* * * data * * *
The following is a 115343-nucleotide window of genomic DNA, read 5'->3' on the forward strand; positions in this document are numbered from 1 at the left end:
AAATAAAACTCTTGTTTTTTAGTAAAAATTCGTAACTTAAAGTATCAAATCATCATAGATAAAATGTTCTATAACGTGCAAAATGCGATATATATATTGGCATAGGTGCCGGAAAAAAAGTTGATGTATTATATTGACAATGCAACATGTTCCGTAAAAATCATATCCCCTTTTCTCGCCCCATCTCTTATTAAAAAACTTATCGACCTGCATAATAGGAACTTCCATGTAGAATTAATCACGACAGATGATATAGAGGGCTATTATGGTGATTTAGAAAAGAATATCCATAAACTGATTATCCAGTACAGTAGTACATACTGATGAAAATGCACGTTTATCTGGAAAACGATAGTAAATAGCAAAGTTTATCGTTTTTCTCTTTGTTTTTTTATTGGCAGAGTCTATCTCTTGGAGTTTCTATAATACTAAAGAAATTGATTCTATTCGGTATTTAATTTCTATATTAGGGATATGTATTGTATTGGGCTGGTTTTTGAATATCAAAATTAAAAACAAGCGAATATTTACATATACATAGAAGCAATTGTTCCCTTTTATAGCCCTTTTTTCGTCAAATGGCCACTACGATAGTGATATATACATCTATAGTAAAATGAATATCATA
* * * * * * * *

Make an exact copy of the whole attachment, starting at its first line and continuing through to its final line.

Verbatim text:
The following is a 115343-nucleotide window of genomic DNA, read 5'->3' on the forward strand; positions in this document are numbered from 1 at the left end:
AAATAAAACTCTTGTTTTTTAGTAAAAATTCGTAACTTAAAGTATCAAATCATCATAGATAAAATGTTCTATAACGTGCAAAATGCGATATATATATTGGCATAGGTGCCGGAAAAAAAGTTGATGTATTATATTGACAATGCAACATGTTCCGTAAAAATCATATCCCCTTTTCTCGCCCCATCTCTTATTAAAAAACTTATCGACCTGCATAATAGGAACTTCCATGTAGAATTAATCACGACAGATGATATAGAGGGCTATTATGGTGATTTAGAAAAGAATATCCATAAACTGATTATCCAGTACAGTAGTACATACTGATGAAAATGCACGTTTATCTGGAAAACGATAGTAAATAGCAAAGTTTATCGTTTTTCTCTTTGTTTTTTTATTGGCAGAGTCTATCTCTTGGAGTTTCTATAATACTAAAGAAATTGATTCTATTCGGTATTTAATTTCTATATTAGGGATATGTATTGTATTGGGCTGGTTTTTGAATATCAAAATTAAAAACAAGCGAATATTTACATATACATAGAAGCAATTGTTCCCTTTTATAGCCCTTTTTTCGTCAAATGGCCACTACGATAGTGATATATACATCTATAGTAAAATGAATATCATA